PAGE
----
Good morning, and welcome to our rolling coverage of the world economy, the financial markets, the eurozone and business.
Optimism over the global economic recovery is continuing to lift markets at the start of a new week.
Investors are driving asset prices steadily higher, as they bet that successful vaccine rollouts will allow economies to reopen – and that central banks and governments will continue to support the recovery through higher spending and record low borrowing costs.
The pound is strengthening against the US dollar, up half a cent to $1.39 for the first time since the end of April 2018.
Sterling is also trading higher against the euro, at a nine-month high around €1.145.
The pound is benefitting from better-than-expected UK growth figures last Friday, which showed that Britain avoided falling towards a double-dip recession last quarter (the economy grew 1% in Q4, and 1.2% in December alone).
The pace of the UK’s Covid-19 vaccination programme is also lifting the pound, with Britain having now offered a first vaccine to 15 million people.
That means the government has reached its target of offering at least first vaccinations to the four groups of people in England seen as most vulnerable to coronavirus by mid-February.
While the economy is likely to have escaped a double-dip recession, the data for the coming months will likely reverse lower, reflecting the effects of the third lockdown that began in January.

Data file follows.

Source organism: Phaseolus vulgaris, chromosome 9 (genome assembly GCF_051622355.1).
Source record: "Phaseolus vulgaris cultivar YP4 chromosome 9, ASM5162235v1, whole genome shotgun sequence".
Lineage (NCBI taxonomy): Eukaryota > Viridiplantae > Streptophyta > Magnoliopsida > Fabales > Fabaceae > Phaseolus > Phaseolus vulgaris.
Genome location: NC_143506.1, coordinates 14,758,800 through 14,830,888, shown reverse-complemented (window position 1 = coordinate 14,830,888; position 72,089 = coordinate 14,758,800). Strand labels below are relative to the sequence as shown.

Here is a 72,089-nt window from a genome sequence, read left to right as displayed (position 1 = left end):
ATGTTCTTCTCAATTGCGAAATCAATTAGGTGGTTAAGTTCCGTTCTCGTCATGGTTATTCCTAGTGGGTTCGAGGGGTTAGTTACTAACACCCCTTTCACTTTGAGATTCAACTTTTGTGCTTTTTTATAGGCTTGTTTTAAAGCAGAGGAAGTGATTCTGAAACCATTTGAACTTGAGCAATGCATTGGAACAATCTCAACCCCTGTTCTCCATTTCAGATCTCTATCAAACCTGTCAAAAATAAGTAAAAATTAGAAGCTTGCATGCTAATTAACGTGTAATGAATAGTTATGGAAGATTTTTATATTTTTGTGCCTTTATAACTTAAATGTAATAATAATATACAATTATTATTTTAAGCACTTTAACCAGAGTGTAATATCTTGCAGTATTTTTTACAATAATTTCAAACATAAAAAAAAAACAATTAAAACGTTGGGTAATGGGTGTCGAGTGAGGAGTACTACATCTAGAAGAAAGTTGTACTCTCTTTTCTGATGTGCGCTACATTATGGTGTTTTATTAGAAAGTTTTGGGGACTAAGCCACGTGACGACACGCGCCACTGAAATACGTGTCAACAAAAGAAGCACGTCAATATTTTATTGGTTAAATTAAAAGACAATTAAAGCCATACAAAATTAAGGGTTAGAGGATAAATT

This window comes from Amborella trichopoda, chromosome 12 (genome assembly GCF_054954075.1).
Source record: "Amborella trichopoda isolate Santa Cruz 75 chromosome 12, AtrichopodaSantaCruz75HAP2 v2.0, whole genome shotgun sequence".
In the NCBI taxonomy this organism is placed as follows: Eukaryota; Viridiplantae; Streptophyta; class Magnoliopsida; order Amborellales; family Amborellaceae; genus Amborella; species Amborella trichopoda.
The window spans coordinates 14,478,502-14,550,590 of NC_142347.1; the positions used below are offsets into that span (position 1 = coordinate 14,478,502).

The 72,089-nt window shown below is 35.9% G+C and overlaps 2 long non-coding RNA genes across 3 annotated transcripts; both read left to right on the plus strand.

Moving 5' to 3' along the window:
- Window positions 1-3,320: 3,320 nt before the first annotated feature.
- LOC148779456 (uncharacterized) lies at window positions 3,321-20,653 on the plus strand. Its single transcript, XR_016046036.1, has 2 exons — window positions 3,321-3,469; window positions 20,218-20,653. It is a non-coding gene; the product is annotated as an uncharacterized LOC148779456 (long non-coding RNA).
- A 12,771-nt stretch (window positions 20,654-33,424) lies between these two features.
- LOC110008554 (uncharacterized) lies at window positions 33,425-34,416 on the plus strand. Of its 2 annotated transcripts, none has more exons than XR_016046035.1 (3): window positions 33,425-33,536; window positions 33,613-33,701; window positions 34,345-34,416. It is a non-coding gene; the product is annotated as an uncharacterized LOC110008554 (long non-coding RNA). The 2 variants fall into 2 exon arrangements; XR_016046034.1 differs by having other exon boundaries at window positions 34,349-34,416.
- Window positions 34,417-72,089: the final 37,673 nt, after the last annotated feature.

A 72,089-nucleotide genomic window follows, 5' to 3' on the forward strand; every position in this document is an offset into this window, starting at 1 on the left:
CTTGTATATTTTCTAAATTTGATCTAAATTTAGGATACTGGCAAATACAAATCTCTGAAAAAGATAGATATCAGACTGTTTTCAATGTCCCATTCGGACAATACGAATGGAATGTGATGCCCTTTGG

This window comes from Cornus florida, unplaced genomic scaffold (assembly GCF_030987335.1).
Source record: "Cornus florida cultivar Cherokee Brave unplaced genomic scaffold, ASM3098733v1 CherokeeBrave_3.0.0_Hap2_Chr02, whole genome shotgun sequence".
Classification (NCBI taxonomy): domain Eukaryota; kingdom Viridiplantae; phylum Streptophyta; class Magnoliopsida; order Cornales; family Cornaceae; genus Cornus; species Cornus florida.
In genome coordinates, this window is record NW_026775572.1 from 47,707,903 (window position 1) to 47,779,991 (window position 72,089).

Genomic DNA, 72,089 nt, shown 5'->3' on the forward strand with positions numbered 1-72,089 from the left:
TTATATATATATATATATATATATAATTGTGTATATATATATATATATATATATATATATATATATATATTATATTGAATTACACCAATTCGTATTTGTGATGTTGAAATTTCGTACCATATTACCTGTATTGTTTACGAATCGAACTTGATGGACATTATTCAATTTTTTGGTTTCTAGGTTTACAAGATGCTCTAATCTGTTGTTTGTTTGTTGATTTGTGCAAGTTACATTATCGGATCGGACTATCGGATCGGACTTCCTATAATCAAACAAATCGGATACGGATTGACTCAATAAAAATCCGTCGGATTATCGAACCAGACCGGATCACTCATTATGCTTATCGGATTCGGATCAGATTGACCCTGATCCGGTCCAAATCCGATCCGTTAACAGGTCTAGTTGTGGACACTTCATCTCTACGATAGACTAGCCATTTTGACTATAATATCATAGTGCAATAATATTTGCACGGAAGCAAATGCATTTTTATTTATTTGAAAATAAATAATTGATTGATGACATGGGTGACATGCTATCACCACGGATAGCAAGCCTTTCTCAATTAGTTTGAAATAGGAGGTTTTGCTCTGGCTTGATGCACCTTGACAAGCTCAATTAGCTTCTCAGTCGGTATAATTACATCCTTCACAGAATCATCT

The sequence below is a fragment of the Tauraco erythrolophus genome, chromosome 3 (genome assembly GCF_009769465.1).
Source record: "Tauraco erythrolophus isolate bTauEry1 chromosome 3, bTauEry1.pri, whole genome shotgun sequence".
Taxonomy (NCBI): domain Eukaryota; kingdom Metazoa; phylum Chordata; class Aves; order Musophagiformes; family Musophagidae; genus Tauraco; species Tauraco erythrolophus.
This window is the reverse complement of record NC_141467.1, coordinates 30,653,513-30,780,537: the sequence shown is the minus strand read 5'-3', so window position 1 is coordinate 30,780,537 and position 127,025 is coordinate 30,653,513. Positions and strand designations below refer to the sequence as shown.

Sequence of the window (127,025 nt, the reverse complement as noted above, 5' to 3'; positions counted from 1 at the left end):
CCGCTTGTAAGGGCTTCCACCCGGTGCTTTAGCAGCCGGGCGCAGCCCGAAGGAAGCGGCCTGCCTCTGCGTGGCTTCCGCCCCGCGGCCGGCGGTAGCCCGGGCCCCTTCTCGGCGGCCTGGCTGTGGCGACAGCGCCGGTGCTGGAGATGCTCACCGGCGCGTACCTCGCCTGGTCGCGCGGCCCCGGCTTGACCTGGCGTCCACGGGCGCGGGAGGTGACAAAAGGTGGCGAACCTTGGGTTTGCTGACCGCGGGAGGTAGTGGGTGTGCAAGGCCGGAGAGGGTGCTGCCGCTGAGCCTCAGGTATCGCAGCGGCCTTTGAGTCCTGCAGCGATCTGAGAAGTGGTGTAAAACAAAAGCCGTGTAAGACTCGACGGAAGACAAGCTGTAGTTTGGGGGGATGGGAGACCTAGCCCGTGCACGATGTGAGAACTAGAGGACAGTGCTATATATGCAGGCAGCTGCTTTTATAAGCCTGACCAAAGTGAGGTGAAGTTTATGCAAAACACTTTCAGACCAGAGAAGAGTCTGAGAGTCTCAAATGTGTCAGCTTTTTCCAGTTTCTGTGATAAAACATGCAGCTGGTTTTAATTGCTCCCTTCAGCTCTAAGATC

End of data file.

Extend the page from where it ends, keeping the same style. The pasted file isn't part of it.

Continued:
The impressive pace of this program should allow UK PM Boris Johnson to release the country from lockdown sooner rather than later and get the economy moving.
This positive mood will feed through to stocks, with the FTSE 100 on track to open around 50 points higher at 6640 points.
European stock markets are expected to open higher, too, with the Stoxx 600 called up around 0.5%.
With Wall Street hitting record levels last week, the disconnect between the stock prices and the real economy feels wider than ever — especially if rising inflation forces centrla bankers to consider tightening policy….
As Ipek Ozkardeskaya, senior analyst at Swissquote, puts it:
The market environment remains very much sweet for risk investors. Combined to prospects that things could only get better from where we are, the whole setup is absolutely supportive of the continuation of the record run in risk assets, including stocks of all sizes, bonds, junk bonds and alternative investment vehicles.
The financial marketplace looks nothing else than a huge ‘eat whatever you can’ buffet – and we’ll see what happens when inflation kicks in.
But in the short term, it could be a quietish day in the markets, with Wall Street closed for President’s Day, and China’s markets closed for the Lunar New Year.
- 10am GMT: Eurozone trade figures for December
- 10am GMT: Eurozone industrial production for December